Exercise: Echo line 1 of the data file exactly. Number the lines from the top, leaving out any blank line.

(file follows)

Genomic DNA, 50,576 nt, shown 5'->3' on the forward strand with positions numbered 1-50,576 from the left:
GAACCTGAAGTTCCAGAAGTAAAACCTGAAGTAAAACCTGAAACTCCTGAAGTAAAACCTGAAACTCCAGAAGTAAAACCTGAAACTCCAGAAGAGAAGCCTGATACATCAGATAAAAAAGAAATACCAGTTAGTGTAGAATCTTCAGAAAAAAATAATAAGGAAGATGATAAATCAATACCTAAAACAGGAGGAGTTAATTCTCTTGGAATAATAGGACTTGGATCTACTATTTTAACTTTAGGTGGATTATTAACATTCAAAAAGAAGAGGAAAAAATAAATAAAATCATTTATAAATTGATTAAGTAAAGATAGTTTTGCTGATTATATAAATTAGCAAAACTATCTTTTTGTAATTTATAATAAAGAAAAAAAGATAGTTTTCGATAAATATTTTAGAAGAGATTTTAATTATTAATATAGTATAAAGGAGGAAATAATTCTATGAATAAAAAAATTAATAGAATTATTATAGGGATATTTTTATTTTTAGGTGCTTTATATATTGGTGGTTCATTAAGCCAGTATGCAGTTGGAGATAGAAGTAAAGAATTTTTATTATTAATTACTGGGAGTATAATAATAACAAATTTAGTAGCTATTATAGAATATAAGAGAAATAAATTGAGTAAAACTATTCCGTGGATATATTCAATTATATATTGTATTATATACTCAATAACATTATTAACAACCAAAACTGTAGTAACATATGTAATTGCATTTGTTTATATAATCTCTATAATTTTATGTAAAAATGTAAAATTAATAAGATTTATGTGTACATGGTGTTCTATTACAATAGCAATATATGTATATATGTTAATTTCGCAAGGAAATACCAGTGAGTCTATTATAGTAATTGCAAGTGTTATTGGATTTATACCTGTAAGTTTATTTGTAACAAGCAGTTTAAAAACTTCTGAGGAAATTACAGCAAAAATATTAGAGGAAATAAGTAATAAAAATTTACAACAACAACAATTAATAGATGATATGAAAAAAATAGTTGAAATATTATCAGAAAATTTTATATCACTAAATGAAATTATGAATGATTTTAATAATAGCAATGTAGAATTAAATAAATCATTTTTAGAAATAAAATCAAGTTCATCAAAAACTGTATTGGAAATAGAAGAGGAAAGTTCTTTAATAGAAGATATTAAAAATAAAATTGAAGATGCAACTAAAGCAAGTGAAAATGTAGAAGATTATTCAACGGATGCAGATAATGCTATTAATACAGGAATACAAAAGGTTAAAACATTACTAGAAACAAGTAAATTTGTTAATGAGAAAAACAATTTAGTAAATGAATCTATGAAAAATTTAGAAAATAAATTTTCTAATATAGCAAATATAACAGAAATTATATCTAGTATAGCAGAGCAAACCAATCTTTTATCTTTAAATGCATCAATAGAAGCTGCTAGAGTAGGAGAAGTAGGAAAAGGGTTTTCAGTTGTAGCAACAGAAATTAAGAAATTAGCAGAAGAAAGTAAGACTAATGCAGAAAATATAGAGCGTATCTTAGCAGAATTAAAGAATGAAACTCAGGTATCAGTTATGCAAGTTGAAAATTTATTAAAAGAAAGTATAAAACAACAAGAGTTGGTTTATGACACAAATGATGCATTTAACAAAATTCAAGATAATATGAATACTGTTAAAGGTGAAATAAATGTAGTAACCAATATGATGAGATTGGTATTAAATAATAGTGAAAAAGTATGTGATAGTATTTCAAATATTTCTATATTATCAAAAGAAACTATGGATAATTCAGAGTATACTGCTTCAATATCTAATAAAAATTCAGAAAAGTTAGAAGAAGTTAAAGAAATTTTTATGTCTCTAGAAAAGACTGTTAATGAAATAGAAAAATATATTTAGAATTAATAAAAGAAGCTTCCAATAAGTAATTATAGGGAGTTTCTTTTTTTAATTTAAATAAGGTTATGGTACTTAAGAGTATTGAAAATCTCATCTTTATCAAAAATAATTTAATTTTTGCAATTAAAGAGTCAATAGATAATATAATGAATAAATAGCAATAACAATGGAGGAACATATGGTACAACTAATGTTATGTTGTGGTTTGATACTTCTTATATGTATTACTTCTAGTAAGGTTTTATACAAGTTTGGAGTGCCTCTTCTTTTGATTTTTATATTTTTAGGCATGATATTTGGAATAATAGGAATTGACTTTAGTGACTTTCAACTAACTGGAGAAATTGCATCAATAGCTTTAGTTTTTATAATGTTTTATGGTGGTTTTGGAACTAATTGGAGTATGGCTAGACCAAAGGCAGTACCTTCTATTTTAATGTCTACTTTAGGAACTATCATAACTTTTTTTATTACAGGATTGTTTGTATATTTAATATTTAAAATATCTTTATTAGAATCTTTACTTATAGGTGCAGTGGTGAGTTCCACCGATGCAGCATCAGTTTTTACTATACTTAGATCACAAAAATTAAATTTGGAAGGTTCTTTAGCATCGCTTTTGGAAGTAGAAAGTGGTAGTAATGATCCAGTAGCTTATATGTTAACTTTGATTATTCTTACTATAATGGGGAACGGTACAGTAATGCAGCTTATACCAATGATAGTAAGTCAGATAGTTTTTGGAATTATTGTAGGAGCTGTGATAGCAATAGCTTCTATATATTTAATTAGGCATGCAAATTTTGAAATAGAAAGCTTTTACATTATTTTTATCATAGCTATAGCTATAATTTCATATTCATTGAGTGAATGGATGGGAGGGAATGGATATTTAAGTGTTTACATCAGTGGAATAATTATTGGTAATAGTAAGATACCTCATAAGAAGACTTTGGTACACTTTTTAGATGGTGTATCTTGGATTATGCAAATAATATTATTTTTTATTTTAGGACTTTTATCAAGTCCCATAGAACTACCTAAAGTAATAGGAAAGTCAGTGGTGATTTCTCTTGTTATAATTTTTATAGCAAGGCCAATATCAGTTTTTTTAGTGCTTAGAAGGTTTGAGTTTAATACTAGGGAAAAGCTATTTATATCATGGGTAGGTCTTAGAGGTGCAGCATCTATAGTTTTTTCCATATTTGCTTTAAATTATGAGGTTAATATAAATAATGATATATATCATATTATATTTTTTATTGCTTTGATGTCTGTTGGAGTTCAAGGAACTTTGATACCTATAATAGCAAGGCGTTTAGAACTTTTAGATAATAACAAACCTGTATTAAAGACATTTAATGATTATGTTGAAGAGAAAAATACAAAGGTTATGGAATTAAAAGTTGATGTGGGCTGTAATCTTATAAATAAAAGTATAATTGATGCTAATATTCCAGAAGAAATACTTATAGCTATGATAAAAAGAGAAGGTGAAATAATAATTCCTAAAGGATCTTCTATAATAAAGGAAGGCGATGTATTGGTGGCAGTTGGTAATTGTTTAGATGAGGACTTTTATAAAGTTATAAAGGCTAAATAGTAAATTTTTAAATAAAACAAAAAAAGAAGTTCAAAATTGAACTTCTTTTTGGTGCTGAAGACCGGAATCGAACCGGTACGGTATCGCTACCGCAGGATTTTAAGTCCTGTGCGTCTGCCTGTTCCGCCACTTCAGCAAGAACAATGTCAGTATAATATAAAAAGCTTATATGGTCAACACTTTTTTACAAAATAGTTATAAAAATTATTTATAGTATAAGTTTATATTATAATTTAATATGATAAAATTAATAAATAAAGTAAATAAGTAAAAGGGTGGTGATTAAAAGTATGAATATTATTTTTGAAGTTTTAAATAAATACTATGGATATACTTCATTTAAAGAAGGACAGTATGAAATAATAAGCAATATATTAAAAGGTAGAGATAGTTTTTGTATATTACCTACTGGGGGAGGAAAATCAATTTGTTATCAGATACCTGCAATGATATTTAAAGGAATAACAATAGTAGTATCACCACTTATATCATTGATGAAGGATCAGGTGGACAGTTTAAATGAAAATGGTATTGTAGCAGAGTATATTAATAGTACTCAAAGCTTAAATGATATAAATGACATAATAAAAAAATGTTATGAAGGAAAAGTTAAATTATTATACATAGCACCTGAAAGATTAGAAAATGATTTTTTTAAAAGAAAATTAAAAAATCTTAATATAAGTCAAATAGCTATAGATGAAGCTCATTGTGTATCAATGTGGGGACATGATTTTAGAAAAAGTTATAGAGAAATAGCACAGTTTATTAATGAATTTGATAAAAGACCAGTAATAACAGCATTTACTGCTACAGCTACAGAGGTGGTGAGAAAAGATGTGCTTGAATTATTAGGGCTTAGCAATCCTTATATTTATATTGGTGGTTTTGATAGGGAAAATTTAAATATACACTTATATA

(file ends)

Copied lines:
Genomic DNA, 50,576 nt, shown 5'->3' on the forward strand with positions numbered 1-50,576 from the left: